The ATRI report references research conducted by real estate firm CBRE that "last mile" delivery routes have indeed been shrinking in distance. In analyzing the 15 largest metropolitan areas, CBRE researchers found that the last leg of order fulfillment averages between six and nine miles, and these distances are expected to shrink further as distribution/fulfillment networks continue to expand near large urban populations.

The report also says the surge in ecommerce is creating new "logistics hubs" across the US, with metro areas such as Cincinnati, Indianapolis, Kansas City and Stockton seeing strong growth in new distribution center space. Key to these hubs is their proximity to big numbers in terms of consumers.

All this is having a number of impacts:

• Retailers/etailers working hard to reduce shipping costs in the face of consumer demand for free shipping

• Continued reduction in delivery need times, and hence the growth of more distributed distribution models, urban warehouses and more.

• Expanded delivery locations, such as those listed previously to fulfillment to where a consumer happens to be at any particular time.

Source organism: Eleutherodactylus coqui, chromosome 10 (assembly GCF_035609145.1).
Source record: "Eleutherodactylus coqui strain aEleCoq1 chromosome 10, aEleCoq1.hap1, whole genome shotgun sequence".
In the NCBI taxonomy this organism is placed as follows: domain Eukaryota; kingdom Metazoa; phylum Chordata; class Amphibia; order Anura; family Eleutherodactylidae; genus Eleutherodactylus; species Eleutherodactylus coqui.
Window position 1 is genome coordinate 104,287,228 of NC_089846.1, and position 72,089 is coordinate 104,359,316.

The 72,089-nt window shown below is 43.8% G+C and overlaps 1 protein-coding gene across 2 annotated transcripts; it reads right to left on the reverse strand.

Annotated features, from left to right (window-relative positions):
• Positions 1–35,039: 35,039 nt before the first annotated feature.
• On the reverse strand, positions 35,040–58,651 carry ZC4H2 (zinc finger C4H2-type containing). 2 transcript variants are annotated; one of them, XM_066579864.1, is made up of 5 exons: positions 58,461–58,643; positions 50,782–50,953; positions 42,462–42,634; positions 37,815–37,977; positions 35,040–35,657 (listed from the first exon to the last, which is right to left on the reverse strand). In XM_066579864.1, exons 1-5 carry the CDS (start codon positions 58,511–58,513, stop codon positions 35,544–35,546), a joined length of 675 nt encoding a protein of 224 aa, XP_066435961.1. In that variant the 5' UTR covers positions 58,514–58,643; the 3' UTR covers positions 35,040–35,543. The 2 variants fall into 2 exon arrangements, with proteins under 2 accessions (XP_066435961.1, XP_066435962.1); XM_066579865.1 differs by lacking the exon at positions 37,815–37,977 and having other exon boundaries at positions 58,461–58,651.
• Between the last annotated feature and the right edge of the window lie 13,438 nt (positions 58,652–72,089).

• Rapidly growing new for returns shipping and processing – a growing process headaches and cost center for etailers.

Sometimes these trends go together. For example, pick-up in store offers a new fulfillment option while also reducing retail costs by outsourcing part of the delivery process to customers driving or walking to the store.

The Impact on Trucking

The report notes that the growing decentralization needed for ecommerce has driven a considerable decrease in the average length-of-haul. Frequently, longer inter-regional or national hauls are now being replaced by shorter intra-regional and local hauls, ATRI says.

(See More Below)



"These dramatic decreases in trip lengths and odometer readings are being experienced by truckload, LTL, and courier services alike," Hooper and Murray write. In fact, the average length-of-haul for dry van truckloads has declined almost continuously since 2000, falling by 296 miles, or 37%." (See graphic below.)